The Sarbanes-Oxley Act of 2002 and other developments in the aftermath of recent accounting scandals significantly increase both the probability and severity of potential environmental claims against corporate directors for failure to exercise appropriate pollution risk oversight. "Pollution risk oversight" is the process by which board members attain reasonable assurance that the company's environmental objectives will be met. It comprises the legal responsibilities of directors to provide oversight of the corporation's compliance with environmental laws, financial reporting of environmental liabilities, and management of environmental risk. Pollution risk oversight exposure is particularly acute for audit committee members who are typically charged with responsibility for overseeing legal compliance, financial reporting and risk management.
The potential situations giving rise to director liability can vary, as injured shareholders or creditors may seek legal recourse against directors in the following circumstances:
* During the company's internal control audit under Section 404 of Sarbanes-Oxley, the auditor finds material weaknesses in internal control over financial reporting of environmental estimates and accruals. As a result, the auditor issues a qualified internal control opinion.
* The company is forced to restate its reserves for environmental liabilities when the company's auditor discovers material undisclosed asset retirement obligations for asbestos abatement and groundwater remediation.
* A series of violations of environmental regulations result in criminal prosecution of the company and certain employees. A Justice Department investigation reports the absence of an effective program to prevent and detect violations of law, specifically citing the board's failure to take appropriate remedial action in response to repeated legal violations.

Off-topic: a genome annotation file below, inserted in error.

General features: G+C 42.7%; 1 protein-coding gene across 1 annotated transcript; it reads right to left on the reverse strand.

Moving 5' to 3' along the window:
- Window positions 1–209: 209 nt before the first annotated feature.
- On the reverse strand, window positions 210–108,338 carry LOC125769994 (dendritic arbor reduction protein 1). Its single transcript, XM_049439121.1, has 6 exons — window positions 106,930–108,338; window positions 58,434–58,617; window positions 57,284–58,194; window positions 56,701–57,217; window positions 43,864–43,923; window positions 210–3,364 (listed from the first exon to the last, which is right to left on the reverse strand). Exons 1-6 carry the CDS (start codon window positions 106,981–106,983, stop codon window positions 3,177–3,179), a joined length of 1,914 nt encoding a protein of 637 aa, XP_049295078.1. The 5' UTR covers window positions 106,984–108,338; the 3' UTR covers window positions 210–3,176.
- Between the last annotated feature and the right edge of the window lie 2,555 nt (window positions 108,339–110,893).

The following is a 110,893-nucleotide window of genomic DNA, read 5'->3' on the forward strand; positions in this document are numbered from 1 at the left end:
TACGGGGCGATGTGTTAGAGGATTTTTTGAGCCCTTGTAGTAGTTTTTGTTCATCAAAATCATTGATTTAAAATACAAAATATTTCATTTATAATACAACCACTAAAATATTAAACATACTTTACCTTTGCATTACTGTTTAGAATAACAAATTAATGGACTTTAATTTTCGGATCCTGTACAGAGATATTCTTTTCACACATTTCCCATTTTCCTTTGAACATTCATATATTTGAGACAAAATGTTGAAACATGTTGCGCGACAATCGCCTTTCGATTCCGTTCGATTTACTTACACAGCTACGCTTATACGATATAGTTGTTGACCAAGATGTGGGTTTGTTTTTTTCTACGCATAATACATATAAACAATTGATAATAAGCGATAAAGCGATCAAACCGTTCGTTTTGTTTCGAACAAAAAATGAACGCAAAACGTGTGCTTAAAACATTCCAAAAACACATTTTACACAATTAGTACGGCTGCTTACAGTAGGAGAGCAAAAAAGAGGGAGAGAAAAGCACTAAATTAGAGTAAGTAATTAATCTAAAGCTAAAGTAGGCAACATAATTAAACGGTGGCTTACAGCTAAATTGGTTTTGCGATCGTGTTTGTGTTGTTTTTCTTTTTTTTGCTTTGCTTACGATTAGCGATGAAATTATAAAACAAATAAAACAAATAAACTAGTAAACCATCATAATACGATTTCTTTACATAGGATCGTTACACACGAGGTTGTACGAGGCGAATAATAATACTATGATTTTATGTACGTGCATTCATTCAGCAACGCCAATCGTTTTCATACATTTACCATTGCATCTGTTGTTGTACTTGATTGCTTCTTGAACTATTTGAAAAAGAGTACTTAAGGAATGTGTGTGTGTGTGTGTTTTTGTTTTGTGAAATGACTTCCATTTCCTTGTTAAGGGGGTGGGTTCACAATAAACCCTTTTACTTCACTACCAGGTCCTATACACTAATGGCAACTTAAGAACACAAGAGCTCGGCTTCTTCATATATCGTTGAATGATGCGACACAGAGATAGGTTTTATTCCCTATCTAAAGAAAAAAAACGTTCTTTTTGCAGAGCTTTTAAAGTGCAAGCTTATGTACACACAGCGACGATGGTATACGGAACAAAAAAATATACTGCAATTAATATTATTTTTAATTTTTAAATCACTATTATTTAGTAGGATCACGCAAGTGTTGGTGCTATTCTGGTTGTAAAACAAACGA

* Major institutional investors begin divesting the company's stock due to the company's perceived failure to proactively address climate change risk and to fully disclose the material adverse impact of global warming on continuing operations.
* Known but undisclosed (and uninsured) loss contingencies associated with the manufacture of hazardous materials result in environmental product liability litigation that threatens the future viability of the company.
* The board authorizes distributions to shareholders at a time when the company, unbeknownst to its directors, is insolvent due to undisclosed environmental liabilities.
* Cost overruns on environmental cleanup at several former operating sites unexpectedly force the company into bankruptcy.
Like standard business insurance, most D&O policies today contain a pollution exclusion that denies coverage for any claim that has as its underlying cause the release or threatened release of pollutants. As illustrated by recent case law, the pollution exclusion can also extend to securities claims arising from environmental matters. In the past, carriers have been willing to negotiate cutbacks on the exclusion, in effect allowing limited environmental coverage under the policy. More recently, D&O insurers are taking steps to reduce their exposure on environmental-related claims. For example, Swiss Re recently announced plans to mail questionnaires asking buyers of D&O insurance what they are doing to prepare for anticipated government restrictions on greenhouse-gas emissions. If a company isn't doing enough, Swiss Re will consider refusing to offer coverage. …